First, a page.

It's official. Edwards Bridge in South Warrnambool will be demolished to make way for a new structure, but it will at least retain a heritage feel.
Warrnambool City councillors voted on Monday night to back plans to replace the bridge - which dates back to 1894, and the project will now go out to tender.
The cost of the works is expected to be between $2.7 million and $3 million - with council chipping in half and the Federal Government already committed to paying $1.5 million.
In unanimously backing the move to replace the bridge, there was a call for the name to be retained and the area's indigenous heritage to be acknowledged in the project.
Cr Debbie Arnott said the ageing timber bridge had reached the end of its serviceable life and the community had spoken in favour of option B - a two-span heritage-themed bridge.
She said it was a requirement of the government grant that construction started within 12 months, with Cr Max Taylor revealing a planned November start date.
Cr Arnott said it was imperative there was a new bridge because it was needed to carry equipment required for the future upgrade to the harbour boat ramp.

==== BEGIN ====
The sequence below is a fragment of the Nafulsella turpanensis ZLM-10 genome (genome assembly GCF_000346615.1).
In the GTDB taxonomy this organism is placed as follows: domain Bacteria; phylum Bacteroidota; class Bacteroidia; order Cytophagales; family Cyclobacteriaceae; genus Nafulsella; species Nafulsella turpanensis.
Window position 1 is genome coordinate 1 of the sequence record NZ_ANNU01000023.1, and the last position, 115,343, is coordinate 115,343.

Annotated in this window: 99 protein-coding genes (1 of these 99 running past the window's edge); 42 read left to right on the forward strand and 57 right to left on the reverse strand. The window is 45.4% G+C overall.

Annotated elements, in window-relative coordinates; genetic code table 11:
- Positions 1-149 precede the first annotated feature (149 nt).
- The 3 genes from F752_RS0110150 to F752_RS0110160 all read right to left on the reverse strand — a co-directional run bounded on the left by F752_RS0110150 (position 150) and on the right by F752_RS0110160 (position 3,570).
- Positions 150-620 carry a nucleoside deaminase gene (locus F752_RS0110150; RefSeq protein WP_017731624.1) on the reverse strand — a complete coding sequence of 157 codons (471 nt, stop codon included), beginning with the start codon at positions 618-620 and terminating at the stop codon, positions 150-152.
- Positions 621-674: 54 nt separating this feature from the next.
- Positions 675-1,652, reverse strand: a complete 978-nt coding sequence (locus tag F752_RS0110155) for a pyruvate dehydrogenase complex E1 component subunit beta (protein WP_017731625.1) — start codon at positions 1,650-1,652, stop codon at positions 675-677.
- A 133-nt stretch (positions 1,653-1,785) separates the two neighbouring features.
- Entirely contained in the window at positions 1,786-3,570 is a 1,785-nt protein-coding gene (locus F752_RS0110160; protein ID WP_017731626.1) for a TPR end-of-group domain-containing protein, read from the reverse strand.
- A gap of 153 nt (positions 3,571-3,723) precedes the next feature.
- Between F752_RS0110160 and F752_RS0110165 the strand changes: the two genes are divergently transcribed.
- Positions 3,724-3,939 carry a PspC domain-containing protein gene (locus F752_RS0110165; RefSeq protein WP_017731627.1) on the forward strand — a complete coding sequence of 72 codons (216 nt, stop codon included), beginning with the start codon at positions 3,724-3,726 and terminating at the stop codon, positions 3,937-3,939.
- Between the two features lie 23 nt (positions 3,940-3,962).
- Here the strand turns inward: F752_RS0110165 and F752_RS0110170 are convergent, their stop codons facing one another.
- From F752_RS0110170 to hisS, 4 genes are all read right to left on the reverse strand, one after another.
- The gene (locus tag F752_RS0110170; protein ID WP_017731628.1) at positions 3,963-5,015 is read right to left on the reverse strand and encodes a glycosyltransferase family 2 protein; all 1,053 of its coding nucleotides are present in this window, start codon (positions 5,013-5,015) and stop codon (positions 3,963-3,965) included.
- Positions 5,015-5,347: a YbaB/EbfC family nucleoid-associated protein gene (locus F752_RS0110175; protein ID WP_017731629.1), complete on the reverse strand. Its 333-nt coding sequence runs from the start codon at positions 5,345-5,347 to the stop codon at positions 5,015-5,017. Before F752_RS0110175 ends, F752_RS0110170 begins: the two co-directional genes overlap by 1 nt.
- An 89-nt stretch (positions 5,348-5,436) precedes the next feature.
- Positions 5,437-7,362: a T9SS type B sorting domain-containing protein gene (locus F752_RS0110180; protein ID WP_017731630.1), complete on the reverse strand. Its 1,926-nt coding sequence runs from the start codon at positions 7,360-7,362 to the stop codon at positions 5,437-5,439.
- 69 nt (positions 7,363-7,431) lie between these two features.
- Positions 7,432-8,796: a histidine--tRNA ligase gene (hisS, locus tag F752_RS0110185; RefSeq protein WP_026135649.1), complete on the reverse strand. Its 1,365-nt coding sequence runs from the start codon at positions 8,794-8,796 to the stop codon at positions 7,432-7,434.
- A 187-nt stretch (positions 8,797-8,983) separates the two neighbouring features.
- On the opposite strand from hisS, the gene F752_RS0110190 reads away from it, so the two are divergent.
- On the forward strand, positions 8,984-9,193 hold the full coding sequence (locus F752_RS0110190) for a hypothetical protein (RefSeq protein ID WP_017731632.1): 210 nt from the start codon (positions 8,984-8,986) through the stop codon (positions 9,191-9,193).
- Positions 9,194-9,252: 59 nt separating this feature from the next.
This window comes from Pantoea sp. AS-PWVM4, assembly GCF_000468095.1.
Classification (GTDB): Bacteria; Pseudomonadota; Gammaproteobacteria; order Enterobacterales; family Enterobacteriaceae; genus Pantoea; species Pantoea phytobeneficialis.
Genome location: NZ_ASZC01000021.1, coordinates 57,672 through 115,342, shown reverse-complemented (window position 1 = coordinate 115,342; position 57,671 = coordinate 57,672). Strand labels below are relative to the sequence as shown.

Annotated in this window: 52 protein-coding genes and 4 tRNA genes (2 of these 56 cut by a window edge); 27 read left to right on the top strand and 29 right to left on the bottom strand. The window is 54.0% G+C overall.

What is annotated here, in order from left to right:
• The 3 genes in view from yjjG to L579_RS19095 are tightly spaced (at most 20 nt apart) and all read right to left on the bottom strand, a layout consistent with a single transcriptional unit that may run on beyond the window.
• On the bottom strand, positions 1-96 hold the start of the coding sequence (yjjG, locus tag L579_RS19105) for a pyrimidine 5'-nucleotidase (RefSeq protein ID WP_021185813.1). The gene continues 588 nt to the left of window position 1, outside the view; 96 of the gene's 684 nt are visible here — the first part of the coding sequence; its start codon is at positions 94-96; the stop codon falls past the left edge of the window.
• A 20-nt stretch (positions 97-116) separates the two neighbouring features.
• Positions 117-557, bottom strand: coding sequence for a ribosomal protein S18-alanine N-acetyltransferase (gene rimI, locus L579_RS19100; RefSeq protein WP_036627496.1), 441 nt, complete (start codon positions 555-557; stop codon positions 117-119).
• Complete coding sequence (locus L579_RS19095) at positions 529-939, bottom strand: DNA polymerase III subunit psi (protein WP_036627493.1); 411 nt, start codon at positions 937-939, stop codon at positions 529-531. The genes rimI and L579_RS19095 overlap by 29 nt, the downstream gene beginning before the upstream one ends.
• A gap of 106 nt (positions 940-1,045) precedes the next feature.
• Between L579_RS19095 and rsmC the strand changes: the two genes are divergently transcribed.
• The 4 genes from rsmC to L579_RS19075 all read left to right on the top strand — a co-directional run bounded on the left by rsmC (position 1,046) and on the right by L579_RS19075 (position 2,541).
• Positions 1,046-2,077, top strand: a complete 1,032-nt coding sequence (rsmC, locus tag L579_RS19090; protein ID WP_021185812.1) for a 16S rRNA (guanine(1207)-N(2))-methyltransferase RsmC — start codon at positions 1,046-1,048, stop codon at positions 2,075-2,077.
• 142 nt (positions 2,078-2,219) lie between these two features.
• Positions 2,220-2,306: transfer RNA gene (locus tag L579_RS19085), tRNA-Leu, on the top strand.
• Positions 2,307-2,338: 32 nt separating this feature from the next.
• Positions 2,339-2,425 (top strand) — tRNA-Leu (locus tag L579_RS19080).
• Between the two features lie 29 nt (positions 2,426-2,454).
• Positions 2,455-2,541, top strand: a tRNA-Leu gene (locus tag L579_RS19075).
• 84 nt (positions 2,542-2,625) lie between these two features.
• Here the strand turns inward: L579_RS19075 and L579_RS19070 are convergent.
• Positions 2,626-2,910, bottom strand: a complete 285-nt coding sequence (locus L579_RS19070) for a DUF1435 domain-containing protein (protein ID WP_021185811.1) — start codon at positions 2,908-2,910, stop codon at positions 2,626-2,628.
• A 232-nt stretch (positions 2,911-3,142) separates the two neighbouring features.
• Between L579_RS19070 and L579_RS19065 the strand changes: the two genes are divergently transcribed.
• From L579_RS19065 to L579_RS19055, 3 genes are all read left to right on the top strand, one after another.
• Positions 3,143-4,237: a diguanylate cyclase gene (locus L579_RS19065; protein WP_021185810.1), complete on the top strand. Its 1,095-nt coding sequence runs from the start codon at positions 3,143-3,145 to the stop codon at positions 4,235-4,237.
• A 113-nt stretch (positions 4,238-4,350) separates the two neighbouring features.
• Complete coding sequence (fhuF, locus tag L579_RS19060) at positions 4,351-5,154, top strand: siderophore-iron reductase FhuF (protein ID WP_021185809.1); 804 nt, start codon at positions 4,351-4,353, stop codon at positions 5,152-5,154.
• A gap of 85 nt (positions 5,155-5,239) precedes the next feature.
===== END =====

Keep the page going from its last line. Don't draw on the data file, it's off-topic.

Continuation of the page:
She said she would also like to see the indigenous cultural heritage of the area included in some way in the project.
Cr Taylor said he would like to see the name, Edwards Bridge, be retained, and a plaque included at the end of the bridge recording its past. "There is a lot of history involved with this bridge," he said.
Cr Taylor said he travelled regularly over the bridge and often it could be "quite confronting".
"If you're about to cross the bridge and on the other end is a bus and you've got to decide 'will I tackle this bus or won't I?' It's a very life-threatening situation," he said.
"I think a lot of motorists would opt for the second option of just remaining where they are and let the bus travel through. It is a very threatening situation at the moment."
Cr Richard Ziegeler said the new two-span bridge with traditional design theme was reminiscent of the Hopkins River bridge.
"It's going to look like a heritage-themed bridge which pleased me no end," he said.
"It's going to encompass new technology which will mean it probably lasts longer than the new Hopkins River Bridge.
"I'm assured by the engineers that the technology has improved so we won't have to be repairing it again in 20 years."
The council was forced to spend $462,000 on the Hopkins River Bridge a year ago - 20 years after the 1895 structure was replaced with a look-a-like bridge.
Cr Ben Blain said one really positive thing about the new bridge in South Warrnambool was that it was going to have pedestrian and bicycle lanes which allowed people to stay active and walk around the city's beautiful foreshore.
He said any wood salvaged would be repurposed for around the new bridge, such as for planter boxes.
"It's good to see that we're actually going to reuse some of the original bridge in the aesthetic of the bridge," he said.
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